Most Popular Posts
- Industrial Sensing Fundamentals – Back to the Basics: NPN vs PNP
- Basic Operating Principle of an Inductive Proximity Sensor
- Back to the Basics – How do I wire my 3-wire sensors?
- Analog Signals: 0 to 10V Vs. 4-20 mA
- Back to the Basics: How Do I Wire a DC 2-wire Sensor?
- Flush or Non-Flush - What's the Difference?
- Inductive Proximity Sensor Targets - Material does matter
- Which cable jacket is best for your application?
- Photoelectric Basics - Light On or Dark On
- Basic Sensors for Robot Grippers
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Tag Archives: packaging
When referring to pneumatic cylinders, we are seeing a need for reduced cylinder and sensor sizes. This is becoming a requirement in many medical, semiconductor, packaging, and machine tool applications due to space constraints and where low mass is needed … Continue reading
In the design of automation equipment everyone is looking for an edge. How can I make parts faster or easier or safer? I’m sure you don’t encounter the need for 360 degree rotation everyday; but when you do, it can … Continue reading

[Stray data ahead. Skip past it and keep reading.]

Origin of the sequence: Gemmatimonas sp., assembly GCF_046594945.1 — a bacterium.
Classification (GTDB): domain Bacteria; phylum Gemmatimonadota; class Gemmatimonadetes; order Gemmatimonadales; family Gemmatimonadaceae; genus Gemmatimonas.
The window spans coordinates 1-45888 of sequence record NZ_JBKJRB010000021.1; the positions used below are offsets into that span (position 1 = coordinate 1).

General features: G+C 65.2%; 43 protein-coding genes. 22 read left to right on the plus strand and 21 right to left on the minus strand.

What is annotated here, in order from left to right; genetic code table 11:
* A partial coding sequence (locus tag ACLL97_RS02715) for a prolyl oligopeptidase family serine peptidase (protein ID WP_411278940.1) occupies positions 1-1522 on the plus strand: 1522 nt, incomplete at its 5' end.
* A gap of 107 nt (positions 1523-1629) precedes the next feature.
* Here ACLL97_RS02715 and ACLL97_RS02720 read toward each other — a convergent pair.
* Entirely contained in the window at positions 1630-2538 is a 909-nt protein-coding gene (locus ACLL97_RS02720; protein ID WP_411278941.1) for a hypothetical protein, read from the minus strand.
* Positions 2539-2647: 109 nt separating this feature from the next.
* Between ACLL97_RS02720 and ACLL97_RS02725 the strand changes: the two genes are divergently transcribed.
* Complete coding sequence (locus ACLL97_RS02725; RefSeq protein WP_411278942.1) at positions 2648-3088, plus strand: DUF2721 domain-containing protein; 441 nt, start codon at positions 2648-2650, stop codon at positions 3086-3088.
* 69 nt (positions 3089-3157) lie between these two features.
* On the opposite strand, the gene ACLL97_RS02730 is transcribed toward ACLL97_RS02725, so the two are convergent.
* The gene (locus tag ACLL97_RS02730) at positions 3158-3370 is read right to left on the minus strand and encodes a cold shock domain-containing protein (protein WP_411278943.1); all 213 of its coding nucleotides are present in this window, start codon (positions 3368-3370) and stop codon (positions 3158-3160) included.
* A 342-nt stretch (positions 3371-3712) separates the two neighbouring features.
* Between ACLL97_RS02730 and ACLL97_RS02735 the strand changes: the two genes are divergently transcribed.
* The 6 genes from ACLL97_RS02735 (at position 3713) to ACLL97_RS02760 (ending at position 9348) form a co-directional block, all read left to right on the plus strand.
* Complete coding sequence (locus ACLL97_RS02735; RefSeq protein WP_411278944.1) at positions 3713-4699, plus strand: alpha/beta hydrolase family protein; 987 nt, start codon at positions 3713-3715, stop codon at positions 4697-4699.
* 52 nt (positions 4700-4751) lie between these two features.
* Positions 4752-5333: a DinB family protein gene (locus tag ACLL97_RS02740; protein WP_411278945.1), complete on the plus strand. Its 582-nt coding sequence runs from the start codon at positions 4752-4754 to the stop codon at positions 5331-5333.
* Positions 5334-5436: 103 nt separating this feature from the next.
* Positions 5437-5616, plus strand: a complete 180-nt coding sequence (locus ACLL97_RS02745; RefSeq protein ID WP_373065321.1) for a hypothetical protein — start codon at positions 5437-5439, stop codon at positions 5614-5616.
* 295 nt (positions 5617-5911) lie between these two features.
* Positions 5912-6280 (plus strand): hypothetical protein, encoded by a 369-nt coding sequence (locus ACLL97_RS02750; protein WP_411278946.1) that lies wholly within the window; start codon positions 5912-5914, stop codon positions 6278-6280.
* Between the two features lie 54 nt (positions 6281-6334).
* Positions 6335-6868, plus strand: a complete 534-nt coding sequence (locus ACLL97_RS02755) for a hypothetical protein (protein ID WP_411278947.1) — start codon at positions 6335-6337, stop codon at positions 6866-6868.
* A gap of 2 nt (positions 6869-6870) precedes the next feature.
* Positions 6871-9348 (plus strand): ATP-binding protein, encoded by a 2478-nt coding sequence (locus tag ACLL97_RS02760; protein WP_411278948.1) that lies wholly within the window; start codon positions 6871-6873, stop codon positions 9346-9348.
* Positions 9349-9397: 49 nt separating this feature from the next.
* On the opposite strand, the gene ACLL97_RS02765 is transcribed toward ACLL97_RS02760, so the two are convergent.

In last month’s discussion “Automatic Size Change on a Budget – Part I”, we talked about the designer’s dilemma: accomplish size change at low cost with an unsophisticated manual size change mechanism, or achieve high-performance automatic size change using costly servo drives. This month we will look at some alternatives that nicely bridge the gap between affordability and automatic (or, semi-automatic) operation. Continue reading
Increasingly, flexible manufacturing systems are being employed to allow the same equipment to produce a variety of different products, depending on demand. The key to the economic success of these systems is keeping changeover time to a minimum. Short changeover times mean more average production per hour and a smaller economical lot size. The time spent changing over a machine is part of what is called planned downtime. Planned downtime, if left unmanaged, can become a real sap on overall productivity. Continue reading
Did you know that you can improve your production and label quality by adding sensors to your process?
Sensors can help:
– Anticipate roll change-outs to improve run time
– Verify label composition and placement, reducing product rejection
– Increase application reliability and detect jams automatically to reduce waste